About me - John Phelps Photgraphy

My photography business is focused on providing commercial photography and videos for nonprofits at no cost. Yup, that's the business model. It doesn't cost them anything. It's my way of giving back to the community.

A bio about me should say something like "…prize-winning photographer with more than 20 years of experience.  His work has appeared on magazine covers, in art galleries, private collections and has been featured on travel websites. But while the recognition is interesting, I do this for the sheer joy of the creative experience. It's just for fun.

I live in Austin metro area between the Black Land Prairie and the Hill Country. It's a beautiful place with a wonderfully rich culture that continually provides great opportunities for pictures.

Photography has been my passion since college.  I once took a course from Nathan Lyons at the Visual Studies Workshop in Rochester New York.  He advised the class to never throw any of your work away because, hey, you never know… I took that to heart and now have a closet full of photos and a tote full of hard drives.

Book publishing was interesting a few years ago but is really hard work. I've put together 4 books, "Against the Asking Years" (2010), "Tom and Heather Get Married" (2009), "Blackland Prairie" (2008) and "Ruth Chatfield - In the Wind" (2007). They are available at blurb.com.

My work has been displayed in numerous gallery shows most recently Texas State University and Riverbend Center.  

About my gear:

I've gone the route of the big heavy camera bag filled with a couple of DSLR bodies and every focal length from ridiculously short to crazy long. It seemed like a good idea at the time but I've learned that all this stuff kind of gets in the way. I would feel this crazy obligation to use every lens in every situation. Plus a big Nikon body with an 18-200 zoom on it weighs about as much as a gallon jug of water and is just about as much fun to carry. So I've become a firm believer in less being more.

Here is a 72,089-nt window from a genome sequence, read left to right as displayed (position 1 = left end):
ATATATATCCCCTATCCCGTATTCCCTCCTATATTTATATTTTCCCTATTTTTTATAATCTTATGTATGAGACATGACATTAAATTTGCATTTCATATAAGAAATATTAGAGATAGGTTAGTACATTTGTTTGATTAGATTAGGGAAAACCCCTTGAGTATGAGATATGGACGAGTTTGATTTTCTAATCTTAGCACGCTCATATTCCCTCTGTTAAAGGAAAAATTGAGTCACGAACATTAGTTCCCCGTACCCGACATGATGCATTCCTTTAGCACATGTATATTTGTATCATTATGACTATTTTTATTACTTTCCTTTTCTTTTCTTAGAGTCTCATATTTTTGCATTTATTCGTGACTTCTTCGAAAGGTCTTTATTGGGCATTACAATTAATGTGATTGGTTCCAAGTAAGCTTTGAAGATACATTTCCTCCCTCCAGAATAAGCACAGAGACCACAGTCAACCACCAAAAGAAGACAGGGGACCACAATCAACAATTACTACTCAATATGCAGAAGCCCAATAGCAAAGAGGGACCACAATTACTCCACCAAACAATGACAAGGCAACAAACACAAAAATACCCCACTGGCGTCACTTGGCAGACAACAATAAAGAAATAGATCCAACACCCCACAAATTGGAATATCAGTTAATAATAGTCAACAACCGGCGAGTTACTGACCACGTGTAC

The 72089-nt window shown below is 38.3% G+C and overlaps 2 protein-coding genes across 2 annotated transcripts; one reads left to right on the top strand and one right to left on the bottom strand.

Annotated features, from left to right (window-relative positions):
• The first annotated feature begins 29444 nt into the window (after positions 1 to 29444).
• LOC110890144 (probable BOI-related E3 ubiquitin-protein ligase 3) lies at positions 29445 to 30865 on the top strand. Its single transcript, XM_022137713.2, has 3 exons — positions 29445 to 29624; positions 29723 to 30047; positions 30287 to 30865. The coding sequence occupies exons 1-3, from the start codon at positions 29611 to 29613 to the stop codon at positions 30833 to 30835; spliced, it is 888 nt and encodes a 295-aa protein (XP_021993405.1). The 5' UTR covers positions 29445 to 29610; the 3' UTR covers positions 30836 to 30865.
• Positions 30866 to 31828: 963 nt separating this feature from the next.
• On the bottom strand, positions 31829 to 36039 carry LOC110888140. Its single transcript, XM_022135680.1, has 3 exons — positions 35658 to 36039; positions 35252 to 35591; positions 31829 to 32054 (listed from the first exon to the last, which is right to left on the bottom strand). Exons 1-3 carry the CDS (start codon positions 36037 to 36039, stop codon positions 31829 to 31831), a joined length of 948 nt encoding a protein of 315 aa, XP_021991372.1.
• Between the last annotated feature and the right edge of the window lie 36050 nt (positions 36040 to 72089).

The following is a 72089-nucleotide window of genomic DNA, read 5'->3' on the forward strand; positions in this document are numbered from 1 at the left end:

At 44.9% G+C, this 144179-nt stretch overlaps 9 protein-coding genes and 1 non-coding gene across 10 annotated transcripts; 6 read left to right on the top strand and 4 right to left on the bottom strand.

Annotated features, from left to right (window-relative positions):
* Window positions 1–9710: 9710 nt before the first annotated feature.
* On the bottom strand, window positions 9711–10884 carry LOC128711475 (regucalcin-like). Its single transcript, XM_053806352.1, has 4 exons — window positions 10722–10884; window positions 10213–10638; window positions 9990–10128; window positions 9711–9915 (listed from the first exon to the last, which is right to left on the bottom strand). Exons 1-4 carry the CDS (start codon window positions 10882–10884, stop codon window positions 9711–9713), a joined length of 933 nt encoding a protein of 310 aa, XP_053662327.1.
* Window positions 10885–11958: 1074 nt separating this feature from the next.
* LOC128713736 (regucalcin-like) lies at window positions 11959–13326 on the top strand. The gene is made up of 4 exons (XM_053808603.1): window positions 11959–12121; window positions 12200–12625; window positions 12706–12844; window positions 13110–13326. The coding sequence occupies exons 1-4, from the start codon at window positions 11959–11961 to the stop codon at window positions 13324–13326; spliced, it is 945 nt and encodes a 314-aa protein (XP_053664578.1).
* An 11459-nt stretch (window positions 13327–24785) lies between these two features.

Aerial shots and videos are from a DJI Phantom 4. Completely stock except for several replacement propeller blades.

Sony a6000 vs Nikon D500

My current favorite camera is a Sony A7s with Sony 10-18, 24-70, 24-240 zoom lenses. It has incredible handling characteristics. It's just a joy to use. So my camera gear is pretty simple, lightweight and easy to carry around in a small messenger bag.

Can't say enough good things about the A7s. It's a camera designed by computer guys. In contrast, my Nikon was a camera designed by camera guys. I could use the Nikon to pound tent stakes into the ground on a camping trip and it wouldn't hurt it at all. It's that durable. But the Sony just blows it away in terms of sophistication of the imaging engine. Built-in panoramas, videos, HDR, simple bracketing, etc. Of course, the Sony isn't workable substitute for a rubber mallet and I'm sure I will eventually trash it banging it around and taking it out in the rain. But hey, it was half the price of the Nikon and when I finally destroy it, I'll just buy another one. Upgrade with a smile.

I've also got a backup Sony A6000 with Tamron 18-200  zoom lens which doesn't get as much use as it used to. 

About my computer:

I'm a computer geek at heart. Since I spend a lot of time with Photoshop, and I'm not very patient, I'm a firm believer in having as much computer horsepower as you can afford. Nobody ever complained that their computer was too fast.

I'm currently using a home built system with an i7-7700k, 16 GB of RAM, 240 GB SSD boot drive and a couple of 2 TB hard drives along with numerous external drives. Yeah, it's fast. But the best part is the  Dell 27" UltraSharp monitor. It's the high-end calibrated version that covers the Adobe 1998 color space - big, sharp, and the colors are accurate. Buy one. Got a bonus this year? Buy two. Nobody ever complained that their monitor was too sharp, too big or too accurate.

It may seem surprising but I use ACDSee Pro instead of Lightroom for keeping track of my 100,000+ photos. Yeah, I own Lightroom because it's included with the Adobe Creative Cloud Photography Plan.  But ACDSee streamlines the workflow enough to make it worth the additional investment. It doesn't require importing your pictures, it just reads you hard drive. That in itself greatly increases productivity.